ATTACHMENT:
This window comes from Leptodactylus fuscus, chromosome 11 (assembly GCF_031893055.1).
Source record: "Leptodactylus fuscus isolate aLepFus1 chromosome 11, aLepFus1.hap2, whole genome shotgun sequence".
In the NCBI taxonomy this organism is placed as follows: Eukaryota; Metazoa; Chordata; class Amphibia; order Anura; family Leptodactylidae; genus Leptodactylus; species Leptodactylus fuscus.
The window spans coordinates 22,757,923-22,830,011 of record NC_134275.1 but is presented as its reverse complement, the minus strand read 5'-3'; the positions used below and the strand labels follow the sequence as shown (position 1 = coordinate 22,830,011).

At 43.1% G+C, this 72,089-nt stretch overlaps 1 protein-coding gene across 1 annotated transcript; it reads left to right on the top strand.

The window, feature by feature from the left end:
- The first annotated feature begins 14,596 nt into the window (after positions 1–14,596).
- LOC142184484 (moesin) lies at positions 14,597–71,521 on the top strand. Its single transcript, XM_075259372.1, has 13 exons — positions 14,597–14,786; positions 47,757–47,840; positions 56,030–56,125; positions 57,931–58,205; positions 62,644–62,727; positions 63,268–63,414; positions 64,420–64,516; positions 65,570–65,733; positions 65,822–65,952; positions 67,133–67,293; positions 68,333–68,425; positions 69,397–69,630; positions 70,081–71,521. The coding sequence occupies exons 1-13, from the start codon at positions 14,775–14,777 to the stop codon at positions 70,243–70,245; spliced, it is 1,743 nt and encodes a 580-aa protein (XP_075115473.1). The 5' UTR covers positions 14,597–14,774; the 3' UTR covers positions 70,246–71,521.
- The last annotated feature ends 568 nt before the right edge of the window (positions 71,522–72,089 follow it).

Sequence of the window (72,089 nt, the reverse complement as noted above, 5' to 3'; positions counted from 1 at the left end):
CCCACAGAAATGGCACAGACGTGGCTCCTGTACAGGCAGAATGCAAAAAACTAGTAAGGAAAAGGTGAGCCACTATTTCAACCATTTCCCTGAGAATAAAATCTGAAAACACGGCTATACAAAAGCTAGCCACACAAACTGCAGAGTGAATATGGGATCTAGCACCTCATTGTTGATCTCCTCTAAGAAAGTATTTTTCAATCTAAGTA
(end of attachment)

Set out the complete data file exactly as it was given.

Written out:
This window comes from Leptodactylus fuscus, chromosome 11 (assembly GCF_031893055.1).
Source record: "Leptodactylus fuscus isolate aLepFus1 chromosome 11, aLepFus1.hap2, whole genome shotgun sequence".
In the NCBI taxonomy this organism is placed as follows: Eukaryota; Metazoa; Chordata; class Amphibia; order Anura; family Leptodactylidae; genus Leptodactylus; species Leptodactylus fuscus.
The window spans coordinates 22,757,923-22,830,011 of record NC_134275.1 but is presented as its reverse complement, the minus strand read 5'-3'; the positions used below and the strand labels follow the sequence as shown (position 1 = coordinate 22,830,011).

At 43.1% G+C, this 72,089-nt stretch overlaps 1 protein-coding gene across 1 annotated transcript; it reads left to right on the top strand.

The window, feature by feature from the left end:
- The first annotated feature begins 14,596 nt into the window (after positions 1–14,596).
- LOC142184484 (moesin) lies at positions 14,597–71,521 on the top strand. Its single transcript, XM_075259372.1, has 13 exons — positions 14,597–14,786; positions 47,757–47,840; positions 56,030–56,125; positions 57,931–58,205; positions 62,644–62,727; positions 63,268–63,414; positions 64,420–64,516; positions 65,570–65,733; positions 65,822–65,952; positions 67,133–67,293; positions 68,333–68,425; positions 69,397–69,630; positions 70,081–71,521. The coding sequence occupies exons 1-13, from the start codon at positions 14,775–14,777 to the stop codon at positions 70,243–70,245; spliced, it is 1,743 nt and encodes a 580-aa protein (XP_075115473.1). The 5' UTR covers positions 14,597–14,774; the 3' UTR covers positions 70,246–71,521.
- The last annotated feature ends 568 nt before the right edge of the window (positions 71,522–72,089 follow it).

Sequence of the window (72,089 nt, the reverse complement as noted above, 5' to 3'; positions counted from 1 at the left end):
CCCACAGAAATGGCACAGACGTGGCTCCTGTACAGGCAGAATGCAAAAAACTAGTAAGGAAAAGGTGAGCCACTATTTCAACCATTTCCCTGAGAATAAAATCTGAAAACACGGCTATACAAAAGCTAGCCACACAAACTGCAGAGTGAATATGGGATCTAGCACCTCATTGTTGATCTCCTCTAAGAAAGTATTTTTCAATCTAAGTA